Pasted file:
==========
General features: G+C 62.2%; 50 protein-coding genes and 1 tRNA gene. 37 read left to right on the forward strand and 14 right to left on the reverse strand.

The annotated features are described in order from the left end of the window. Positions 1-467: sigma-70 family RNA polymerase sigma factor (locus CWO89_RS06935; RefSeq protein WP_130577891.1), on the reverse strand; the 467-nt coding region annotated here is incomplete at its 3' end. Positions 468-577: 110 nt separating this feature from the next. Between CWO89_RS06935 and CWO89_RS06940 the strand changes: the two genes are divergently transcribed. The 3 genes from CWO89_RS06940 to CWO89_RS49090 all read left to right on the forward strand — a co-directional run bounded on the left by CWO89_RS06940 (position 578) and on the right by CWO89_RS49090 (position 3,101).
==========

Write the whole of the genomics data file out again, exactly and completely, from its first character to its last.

General features: G+C 62.2%; 50 protein-coding genes and 1 tRNA gene. 37 read left to right on the forward strand and 14 right to left on the reverse strand.

The annotated features are described in order from the left end of the window. Positions 1-467: sigma-70 family RNA polymerase sigma factor (locus CWO89_RS06935; RefSeq protein WP_130577891.1), on the reverse strand; the 467-nt coding region annotated here is incomplete at its 3' end. Positions 468-577: 110 nt separating this feature from the next. Between CWO89_RS06935 and CWO89_RS06940 the strand changes: the two genes are divergently transcribed. The 3 genes from CWO89_RS06940 to CWO89_RS49090 all read left to right on the forward strand — a co-directional run bounded on the left by CWO89_RS06940 (position 578) and on the right by CWO89_RS49090 (position 3,101).